There is no point in trying to understand a deeper meaning of the story (because there is none). (Continue reading » )
Photo: Barb Gray.Servant of Two Masters by Carlo Goldoni. Directed by Andy Massingham. An Odyssey Theatre production
Almost as a rule, plays start slowly and develop into something interesting as the story unfolds. Fortunately, director Andy Massingham forgot all about this, and instead made “The Servants of Two Masters” intriguing, engaging, and funny from the first second. The play starts with the characters presenting themselves. One by one, they come dancing on the stage, promising an evening under the stars (and sporadic rain) full of fun and delight. Odyssey Theatre premiered its “Theatre Under Stars” production with the adaptation of Carlo Goldoni’s best known comic play, giving it a more contemporary twist (the play is set in late fifties), and so proving the old art form of commedia dell’arte to be timeless.
Of course, in commedia dell’arte, the narrative itself is not the center of attention. The outline of the story and characters is always a simple tale about love, error, and deception. In this case, a young couple, Clarice (based on Isabella) and Silvio (based on Flavio), celebrate their engagement, when Truffaldino (based on Arlecchino) enters and announces that he has come with his master Federigo, Clarice’s former fiancé who was presumably dead. While Clarice tries to whimper her way out of her predicament, hot headed Silvio to fight it, master Federigo (in reality Beatrice disguised as her brother) attempts to get his hands on Pantalone’s (Clarica’s father’s) money. Florindo Aretusi (in love with Beatrice) comes looking for his love. Sly and capable Truffaldino (who has no idea that his master is a woman) seizes the opportunity to double his income. Now as a servant of two masters (Beatrice and Florindo) he juggles his duties masterfully, except for a few unfortunate errors, which lead to unexpected and hilarious developments.
(Continue reading » )
When a nightmare or the greatest fear actors can face strikes, what one can do? Improvise; find a band-aide solution or, go with the flow no matter what. After all, show must go on!
So, when a principal character on a performance night of a great show phones in with the broken leg, desperate crew replaces him with an understudy George. Only, it is not George on the stage, but an accountant who has little connection with theatre, even less with acting. As it happens, everybody is full of their own problems, so that nobody listens to the poor accountant, and as a result, he has to go on the stage and to take a part in four well-known plays: Noel Coward’s Private Lives, Hamlet, of Beckett’s Happy Days, and Bolt’s Man for All Seasons.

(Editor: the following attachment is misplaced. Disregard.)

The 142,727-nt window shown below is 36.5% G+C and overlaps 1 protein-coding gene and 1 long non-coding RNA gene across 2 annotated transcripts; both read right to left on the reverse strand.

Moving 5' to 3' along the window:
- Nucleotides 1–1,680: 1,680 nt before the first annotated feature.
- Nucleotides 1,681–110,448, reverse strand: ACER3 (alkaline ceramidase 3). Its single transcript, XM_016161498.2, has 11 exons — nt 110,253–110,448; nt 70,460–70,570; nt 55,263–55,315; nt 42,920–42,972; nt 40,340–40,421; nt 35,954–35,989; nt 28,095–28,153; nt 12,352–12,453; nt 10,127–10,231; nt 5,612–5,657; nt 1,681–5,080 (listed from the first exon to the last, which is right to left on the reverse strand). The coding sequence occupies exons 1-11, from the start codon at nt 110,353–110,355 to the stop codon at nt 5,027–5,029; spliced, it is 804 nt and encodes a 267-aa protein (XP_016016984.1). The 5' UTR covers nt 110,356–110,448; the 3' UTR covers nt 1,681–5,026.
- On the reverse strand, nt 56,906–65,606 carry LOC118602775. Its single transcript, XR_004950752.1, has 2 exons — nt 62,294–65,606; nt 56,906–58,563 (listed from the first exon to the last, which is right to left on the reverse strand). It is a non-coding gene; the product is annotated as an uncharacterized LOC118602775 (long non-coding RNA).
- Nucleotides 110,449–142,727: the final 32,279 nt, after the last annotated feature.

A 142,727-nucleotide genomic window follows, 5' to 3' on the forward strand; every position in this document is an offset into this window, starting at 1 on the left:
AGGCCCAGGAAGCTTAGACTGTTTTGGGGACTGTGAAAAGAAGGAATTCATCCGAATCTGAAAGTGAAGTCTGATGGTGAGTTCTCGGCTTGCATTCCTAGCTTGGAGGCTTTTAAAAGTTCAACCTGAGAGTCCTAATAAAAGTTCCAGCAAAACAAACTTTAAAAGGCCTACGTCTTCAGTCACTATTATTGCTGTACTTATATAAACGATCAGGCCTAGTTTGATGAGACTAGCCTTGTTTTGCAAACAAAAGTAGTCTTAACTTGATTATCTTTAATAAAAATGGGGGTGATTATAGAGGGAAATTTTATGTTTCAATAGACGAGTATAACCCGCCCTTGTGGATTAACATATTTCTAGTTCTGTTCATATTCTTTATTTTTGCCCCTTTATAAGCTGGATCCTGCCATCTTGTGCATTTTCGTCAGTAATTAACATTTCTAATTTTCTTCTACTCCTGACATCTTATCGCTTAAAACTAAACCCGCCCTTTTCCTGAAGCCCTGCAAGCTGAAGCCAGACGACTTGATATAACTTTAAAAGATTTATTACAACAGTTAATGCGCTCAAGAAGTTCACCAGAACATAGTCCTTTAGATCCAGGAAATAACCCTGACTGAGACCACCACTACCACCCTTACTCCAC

(Continue reading » )
Raw footage is comprised of three dance pieces performed by Cathy Kyle-Fenton, Mary Catherine Jack and Nicola Henry. It is a real treat for dance lovers who like to immerse themselves in a beauty of dance moves and to be carried away by the imaginative narrative. Artists dance beautifully, showcasing their talent, strength and creativity while portraying women who struggle with their personal perception of loss, beauty and life defining light.
Cathy Kyle-Fenton is dancing partly to the faint sound of guitar and partly to the complete silence – at the beginning the only sound heard is tapping of her own feet accompanied by the rhythmic sound of her breathing. Silence adds to the drama of the story about woman who recently suffered a loss of someone close and beloved. Pain is clearly written on her face. Every move tells about battle to accept the reality in hope that they will meet again.
Mary Catherine Jack is a true comedian in a role of a woman who is not a youngster any more, and has hard time to accept the plain facts: sagging skin, wrinkled face and not so firm body. She portrays the wont-to-be sexy seductress in a naturally humorous way while preserving control and gracefulness of dance.
(Continue reading » )
Jamesy comes into a room bringing with him a pot of tea and teacup. In bizarre, slow motion movements, he approaches the table and arranges the tea in an obsessive manner. Bringing a second cup suggest that he is going to share his precious tea with someone. Enter his friend James and the tea party begins.
It’s a true party that these two bring to the stage. They combine physical comedy and improvisation, including audience involvement into a perfectly logical scenario. The story features two friends, a general, Jamesy’s parents and a doctor. First, they “kill” the general on the battlefield, and after that, Jamesy asks his best friend James to take a photo of him and his parents. Of course, the parents are chosen from the audience. In the middle of the photo session, his father has a heart attack, which calls for a doctor (another audience member). The father, along with the entire family and the doctor rushes to the hospital. On their way there, they come face to face with a several difficulties, including a car accident. Not surprisingly, everybody ends up in Cafe Limbo, obviously on their way to Heaven.
(Continue reading » )